The club was founded when two African-American politicians moved the Duval Giants of Jacksonville, Florida, to Atlantic City in 1916 and renamed them after Harry Bacharach, the city's mayor. The Bacharachs became a top independent team within a few years, featuring shortstop Dick Lundy, third baseman Oliver Marcelle, and the great pitchers Dick Redding and Jesse "Nip" Winters.
In 1920 the club joined the midwest-based Negro National League (NNL) as an associate member. Though the Bacharachs played NNL teams extensively, touring the midwest each year from 1920 to 1922, they did not compete for the league championship. In 1922, the club splintered into two factions; one took most of the roster and moved to New York City under the management of John Henry Lloyd, while the other remained in Atlantic City.
In 1923, the two clubs were reunited in Atlantic City, and the Bacharach Giants became a founding member of the Eastern Colored League (ECL). The team hovered around .500 until 1926, when the shortstop Dick Lundy took over as playing manager, and brought home two consecutive pennants, helped by Marcelle, center fielder Chaney White, and pitchers Arthur "Rats" Henderson, Claude Grier, and Luther Farrell. The Bacharachs lost the Negro League World Series to the Chicago American Giants both years, though Grier and Farrell both tossed no-hitters for the Atlantic City team, the only no-hitters in Negro League World Series history. When the ECL failed early in 1928, the Bacharachs continued to play as an independent team.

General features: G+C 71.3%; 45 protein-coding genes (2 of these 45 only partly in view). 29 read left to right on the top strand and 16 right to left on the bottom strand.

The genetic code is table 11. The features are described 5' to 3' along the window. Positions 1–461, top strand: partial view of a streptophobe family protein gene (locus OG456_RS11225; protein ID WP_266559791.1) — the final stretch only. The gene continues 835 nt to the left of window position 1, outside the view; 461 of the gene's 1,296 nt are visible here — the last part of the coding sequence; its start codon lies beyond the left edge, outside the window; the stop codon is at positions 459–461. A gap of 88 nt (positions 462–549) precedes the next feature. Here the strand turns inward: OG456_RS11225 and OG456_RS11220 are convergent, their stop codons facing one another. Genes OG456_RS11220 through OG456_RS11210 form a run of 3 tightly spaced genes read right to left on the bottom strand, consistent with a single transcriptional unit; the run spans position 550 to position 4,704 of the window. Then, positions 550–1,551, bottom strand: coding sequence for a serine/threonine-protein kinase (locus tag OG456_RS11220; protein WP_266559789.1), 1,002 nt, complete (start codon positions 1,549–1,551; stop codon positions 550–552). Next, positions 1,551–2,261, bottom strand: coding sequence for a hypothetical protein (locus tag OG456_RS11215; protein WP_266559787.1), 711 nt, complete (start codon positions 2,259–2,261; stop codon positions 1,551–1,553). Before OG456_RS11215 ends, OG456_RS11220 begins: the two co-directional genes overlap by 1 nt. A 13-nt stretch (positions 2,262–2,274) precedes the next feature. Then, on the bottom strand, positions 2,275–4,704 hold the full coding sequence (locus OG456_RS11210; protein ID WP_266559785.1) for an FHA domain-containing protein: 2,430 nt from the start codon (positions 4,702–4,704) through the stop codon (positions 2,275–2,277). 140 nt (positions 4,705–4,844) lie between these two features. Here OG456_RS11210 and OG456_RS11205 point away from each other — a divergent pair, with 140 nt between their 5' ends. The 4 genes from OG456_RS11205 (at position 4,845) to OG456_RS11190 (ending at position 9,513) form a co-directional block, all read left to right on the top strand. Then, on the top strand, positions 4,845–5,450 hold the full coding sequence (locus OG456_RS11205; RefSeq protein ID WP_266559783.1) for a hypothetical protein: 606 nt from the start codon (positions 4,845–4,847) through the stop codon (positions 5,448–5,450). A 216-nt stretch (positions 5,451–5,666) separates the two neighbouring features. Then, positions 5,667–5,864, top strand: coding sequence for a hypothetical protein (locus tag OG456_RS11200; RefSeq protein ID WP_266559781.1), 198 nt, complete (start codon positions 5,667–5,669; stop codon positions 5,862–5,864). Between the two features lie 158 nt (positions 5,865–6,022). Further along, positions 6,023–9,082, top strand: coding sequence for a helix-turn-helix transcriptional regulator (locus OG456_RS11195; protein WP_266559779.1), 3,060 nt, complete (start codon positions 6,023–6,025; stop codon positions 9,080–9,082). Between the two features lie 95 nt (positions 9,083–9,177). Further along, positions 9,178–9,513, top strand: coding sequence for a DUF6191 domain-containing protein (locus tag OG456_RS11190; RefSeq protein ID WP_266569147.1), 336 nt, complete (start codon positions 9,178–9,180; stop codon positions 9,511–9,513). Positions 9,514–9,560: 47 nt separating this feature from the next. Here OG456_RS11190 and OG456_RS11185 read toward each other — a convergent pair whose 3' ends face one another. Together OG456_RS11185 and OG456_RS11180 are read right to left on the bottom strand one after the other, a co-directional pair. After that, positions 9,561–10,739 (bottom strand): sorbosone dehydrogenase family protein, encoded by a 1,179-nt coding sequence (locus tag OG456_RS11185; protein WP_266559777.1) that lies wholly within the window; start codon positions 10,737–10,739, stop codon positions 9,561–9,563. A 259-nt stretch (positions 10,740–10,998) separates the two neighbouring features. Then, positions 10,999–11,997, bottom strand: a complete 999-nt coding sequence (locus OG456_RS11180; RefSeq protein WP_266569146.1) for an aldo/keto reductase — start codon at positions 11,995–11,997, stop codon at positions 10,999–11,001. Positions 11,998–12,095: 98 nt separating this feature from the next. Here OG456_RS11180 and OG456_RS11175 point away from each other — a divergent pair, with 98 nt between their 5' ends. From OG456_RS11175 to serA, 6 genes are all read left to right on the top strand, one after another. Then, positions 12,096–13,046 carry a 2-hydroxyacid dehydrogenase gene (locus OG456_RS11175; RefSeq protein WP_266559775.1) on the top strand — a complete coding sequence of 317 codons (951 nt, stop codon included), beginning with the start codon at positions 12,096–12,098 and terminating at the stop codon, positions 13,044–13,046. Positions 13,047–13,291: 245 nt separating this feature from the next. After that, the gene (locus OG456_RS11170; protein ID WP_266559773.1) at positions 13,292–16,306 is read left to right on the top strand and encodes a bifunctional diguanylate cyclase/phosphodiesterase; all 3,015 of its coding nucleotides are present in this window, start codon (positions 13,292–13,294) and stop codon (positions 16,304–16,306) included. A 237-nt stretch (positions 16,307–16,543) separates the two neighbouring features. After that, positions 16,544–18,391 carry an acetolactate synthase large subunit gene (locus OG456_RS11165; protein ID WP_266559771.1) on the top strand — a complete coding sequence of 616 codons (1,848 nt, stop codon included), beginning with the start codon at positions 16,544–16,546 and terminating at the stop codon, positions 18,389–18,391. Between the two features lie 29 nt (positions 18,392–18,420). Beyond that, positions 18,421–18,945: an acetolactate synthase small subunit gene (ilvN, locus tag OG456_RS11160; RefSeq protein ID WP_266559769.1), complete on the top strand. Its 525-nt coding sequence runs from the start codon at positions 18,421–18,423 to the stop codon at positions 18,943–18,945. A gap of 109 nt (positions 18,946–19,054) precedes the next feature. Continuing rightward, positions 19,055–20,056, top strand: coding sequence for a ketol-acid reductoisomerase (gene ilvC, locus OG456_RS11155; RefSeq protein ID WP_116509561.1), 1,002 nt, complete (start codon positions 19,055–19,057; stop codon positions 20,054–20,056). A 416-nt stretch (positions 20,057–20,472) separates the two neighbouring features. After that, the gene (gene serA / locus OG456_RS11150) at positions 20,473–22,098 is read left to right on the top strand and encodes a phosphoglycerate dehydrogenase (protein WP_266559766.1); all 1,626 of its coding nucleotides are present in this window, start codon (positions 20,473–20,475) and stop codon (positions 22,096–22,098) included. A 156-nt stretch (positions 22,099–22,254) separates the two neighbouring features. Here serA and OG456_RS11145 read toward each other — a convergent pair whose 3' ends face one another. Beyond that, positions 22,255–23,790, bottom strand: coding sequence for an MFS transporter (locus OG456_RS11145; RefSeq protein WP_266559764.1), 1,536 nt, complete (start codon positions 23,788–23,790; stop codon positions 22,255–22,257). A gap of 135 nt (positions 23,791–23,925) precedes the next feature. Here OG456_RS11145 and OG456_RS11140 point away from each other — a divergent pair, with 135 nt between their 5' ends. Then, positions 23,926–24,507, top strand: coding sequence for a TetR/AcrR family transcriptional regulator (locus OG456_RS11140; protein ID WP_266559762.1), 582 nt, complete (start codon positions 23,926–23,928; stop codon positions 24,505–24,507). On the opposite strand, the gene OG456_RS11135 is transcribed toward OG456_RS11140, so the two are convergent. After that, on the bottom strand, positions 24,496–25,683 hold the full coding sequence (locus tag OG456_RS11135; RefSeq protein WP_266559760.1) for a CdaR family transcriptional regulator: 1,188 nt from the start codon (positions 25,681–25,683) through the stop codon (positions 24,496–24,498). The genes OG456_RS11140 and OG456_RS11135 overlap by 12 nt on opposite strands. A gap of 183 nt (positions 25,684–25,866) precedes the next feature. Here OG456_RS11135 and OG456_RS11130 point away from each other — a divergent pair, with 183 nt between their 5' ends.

Decline and demise
Despite the Bacharachs' success, attendance was not high enough to sustain their high-priced roster. In one of the most famous trades in Negro league history, they sent Lundy and Marcelle to the Baltimore Black Sox in return for veteran first baseman and manager Ben Taylor, catcher Mack Eggleston, and cash. Lundy and Marcelle sparked the Black Sox to the 1929